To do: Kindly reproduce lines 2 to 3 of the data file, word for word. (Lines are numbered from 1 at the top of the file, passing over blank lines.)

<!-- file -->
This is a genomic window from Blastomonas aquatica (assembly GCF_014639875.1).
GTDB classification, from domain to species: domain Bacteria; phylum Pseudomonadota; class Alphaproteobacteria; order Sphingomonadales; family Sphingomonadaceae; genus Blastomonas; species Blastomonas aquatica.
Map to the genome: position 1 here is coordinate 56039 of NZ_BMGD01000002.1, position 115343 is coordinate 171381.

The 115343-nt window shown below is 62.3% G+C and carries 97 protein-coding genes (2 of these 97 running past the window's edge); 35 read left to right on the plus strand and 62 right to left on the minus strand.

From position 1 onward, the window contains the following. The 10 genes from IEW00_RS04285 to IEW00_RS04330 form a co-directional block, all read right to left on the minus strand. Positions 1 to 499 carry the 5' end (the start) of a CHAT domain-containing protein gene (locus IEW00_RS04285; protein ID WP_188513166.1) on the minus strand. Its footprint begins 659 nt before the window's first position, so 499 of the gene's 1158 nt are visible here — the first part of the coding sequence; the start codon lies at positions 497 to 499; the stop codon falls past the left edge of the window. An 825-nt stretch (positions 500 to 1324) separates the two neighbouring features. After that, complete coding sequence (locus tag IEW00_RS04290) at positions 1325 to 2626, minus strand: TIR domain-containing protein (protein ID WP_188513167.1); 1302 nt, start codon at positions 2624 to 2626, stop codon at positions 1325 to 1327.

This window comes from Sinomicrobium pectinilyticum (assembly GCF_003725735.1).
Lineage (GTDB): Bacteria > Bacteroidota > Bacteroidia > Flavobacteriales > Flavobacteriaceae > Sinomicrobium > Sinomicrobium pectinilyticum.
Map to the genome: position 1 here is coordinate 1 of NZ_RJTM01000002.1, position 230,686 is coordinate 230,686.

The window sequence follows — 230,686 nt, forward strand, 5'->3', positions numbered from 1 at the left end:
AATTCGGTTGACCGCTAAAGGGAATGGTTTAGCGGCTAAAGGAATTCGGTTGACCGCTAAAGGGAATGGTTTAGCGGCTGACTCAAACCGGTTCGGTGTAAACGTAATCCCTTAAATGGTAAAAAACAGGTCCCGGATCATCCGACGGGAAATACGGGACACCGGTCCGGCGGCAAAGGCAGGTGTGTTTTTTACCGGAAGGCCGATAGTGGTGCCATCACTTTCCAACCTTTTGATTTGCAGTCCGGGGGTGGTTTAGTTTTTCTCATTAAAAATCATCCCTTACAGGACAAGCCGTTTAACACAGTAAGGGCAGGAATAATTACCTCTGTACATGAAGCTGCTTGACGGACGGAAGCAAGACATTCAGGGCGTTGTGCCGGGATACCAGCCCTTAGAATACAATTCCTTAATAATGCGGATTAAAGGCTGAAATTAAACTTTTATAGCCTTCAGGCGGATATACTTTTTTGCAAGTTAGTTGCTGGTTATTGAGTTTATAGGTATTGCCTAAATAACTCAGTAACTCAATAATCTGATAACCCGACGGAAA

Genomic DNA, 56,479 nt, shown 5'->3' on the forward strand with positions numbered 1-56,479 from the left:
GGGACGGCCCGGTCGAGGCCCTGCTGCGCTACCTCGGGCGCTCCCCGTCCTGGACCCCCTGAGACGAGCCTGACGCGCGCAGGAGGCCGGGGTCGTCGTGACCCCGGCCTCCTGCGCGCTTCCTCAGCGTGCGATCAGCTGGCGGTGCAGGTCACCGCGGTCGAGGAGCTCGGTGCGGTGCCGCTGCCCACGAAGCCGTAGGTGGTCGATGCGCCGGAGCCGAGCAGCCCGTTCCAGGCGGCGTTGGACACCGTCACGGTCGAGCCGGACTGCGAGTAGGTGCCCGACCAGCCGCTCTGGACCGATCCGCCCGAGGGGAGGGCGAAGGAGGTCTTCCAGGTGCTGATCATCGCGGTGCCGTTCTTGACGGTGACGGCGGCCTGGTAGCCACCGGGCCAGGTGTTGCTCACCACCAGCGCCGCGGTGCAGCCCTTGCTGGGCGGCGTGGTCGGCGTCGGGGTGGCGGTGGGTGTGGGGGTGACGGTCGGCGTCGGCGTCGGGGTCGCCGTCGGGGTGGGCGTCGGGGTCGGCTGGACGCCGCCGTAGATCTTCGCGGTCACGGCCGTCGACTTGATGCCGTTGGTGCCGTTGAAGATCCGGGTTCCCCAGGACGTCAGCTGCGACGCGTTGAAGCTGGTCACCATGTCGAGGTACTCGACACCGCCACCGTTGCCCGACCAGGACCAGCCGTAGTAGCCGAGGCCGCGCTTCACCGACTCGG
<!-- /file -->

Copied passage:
GTDB classification, from domain to species: domain Bacteria; phylum Pseudomonadota; class Alphaproteobacteria; order Sphingomonadales; family Sphingomonadaceae; genus Blastomonas; species Blastomonas aquatica.
Map to the genome: position 1 here is coordinate 56039 of NZ_BMGD01000002.1, position 115343 is coordinate 171381.